Why exactly are people forgoing shaving this month, again?
With the first week of November gone, participants of “No-Shave November” are already touting “Movember” as the reason behind their new facial and body hair endeavors. And as much as “No-Shave November” has woven itself into the cultural fabric of our generation, the purpose behind it has long been forgotten. Even I had to remind myself why people participate in “No-Shave November.”
Apart from using the month of November to try out a new facial hair look (or leg hair look for those ladies so inclined), the purpose of No-Shave November has been left behind for bigger and better hair goals. “No Shave November” is a unique way to raise cancer awareness. “What better way to grow awareness than with some hair?” the “No-Shave November” website asks visitors. The goal of No-Shave November is “to grow awareness by embracing our hair, which many cancer patients lose, and letting it grow wild and free,” says the site. “Donate the money you usually spend on shaving and grooming for a month to educate about cancer prevention, save lives, and aid those fighting the battle.”
If you look up the hashtag #noshave on Instagram, though, very little of the message put forth by No-Shave November is present. Most of the posts have nothing to do with cancer awareness (there are, of course, people who post links to donation pages and proudly support “Movember” for all it is, but they make up a small minority). Sadly, No-Shave November has become more of a cultural event than a charity cause. People skip out on the razors, shaving cream and other grooming products during November but the real reason for doing so — to raise cancer awareness — is being replaced with a month-long adventure into the depths of hair growth.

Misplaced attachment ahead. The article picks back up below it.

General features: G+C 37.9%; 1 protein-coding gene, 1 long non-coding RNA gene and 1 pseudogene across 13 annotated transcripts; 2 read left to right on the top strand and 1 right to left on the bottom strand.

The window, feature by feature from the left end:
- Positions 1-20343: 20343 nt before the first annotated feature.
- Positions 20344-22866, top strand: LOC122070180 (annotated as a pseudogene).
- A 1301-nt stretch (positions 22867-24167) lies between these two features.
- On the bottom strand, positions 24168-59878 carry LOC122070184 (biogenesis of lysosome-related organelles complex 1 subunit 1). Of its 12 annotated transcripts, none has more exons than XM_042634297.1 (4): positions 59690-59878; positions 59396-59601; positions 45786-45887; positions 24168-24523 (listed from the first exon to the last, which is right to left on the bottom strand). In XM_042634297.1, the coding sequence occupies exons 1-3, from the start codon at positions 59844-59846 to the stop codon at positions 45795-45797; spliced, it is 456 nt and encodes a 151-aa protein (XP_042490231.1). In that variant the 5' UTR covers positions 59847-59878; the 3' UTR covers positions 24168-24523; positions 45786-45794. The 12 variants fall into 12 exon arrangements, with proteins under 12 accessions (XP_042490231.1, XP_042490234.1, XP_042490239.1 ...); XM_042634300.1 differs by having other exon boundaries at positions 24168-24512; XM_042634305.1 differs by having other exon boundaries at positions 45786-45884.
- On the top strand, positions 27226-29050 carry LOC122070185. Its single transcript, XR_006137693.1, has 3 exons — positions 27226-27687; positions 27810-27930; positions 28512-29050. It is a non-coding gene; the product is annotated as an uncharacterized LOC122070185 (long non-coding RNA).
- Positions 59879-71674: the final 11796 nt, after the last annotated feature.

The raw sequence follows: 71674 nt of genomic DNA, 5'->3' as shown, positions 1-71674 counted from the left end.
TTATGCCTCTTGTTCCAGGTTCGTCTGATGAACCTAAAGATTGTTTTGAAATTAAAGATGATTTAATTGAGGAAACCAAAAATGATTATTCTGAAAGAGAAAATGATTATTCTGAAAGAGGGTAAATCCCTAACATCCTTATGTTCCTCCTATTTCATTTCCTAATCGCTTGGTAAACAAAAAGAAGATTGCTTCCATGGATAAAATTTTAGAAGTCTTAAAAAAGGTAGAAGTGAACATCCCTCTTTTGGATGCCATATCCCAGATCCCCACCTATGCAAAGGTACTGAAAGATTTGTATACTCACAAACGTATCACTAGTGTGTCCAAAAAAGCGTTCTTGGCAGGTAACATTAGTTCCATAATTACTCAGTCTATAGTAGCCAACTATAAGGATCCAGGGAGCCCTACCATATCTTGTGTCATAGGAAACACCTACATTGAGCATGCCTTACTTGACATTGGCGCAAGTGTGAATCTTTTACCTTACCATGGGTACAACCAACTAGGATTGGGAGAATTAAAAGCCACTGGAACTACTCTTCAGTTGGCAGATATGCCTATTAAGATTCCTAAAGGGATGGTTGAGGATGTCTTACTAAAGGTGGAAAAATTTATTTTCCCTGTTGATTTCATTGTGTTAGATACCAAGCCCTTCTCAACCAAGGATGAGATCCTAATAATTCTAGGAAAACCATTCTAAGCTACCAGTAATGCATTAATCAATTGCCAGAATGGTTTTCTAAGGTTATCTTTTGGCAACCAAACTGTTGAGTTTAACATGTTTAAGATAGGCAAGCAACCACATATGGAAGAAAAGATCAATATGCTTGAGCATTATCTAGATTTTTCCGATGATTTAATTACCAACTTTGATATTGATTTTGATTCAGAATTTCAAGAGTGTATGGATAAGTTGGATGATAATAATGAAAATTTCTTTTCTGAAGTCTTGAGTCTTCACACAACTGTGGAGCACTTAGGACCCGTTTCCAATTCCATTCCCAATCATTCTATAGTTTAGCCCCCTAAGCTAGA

Thankfully, there are exceptions. UT’s Interfraternity Council participates in No-Shave November and does a great job raising awareness of the cause behind the name. But as with many things that are driven by social media, the message behind the “No-Shave” lifestyle has gotten lost along the way to stardom.
If you’re participating in “Movember,” more power to you. Don’t forget why you are, though. There’s a difference between growing your hair out and fighting cancer via growing your hair out. If the latter isn’t your goal (and no worries if it isn’t), call your hair experiment something else. “No-Shave November” is a term that has been coined by cancer advocates, including the American Cancer Society. Unless you plan on adhering to the goals set forth on the “No-Shave November” website, name your month of no shaving something else. Or, even better, consider hopping on the cancer-awareness bandwagon.
Berkeley is a Plan II and public relations sophomore from Austin. Follow Berkeley on Twitter @oliviaberkeley.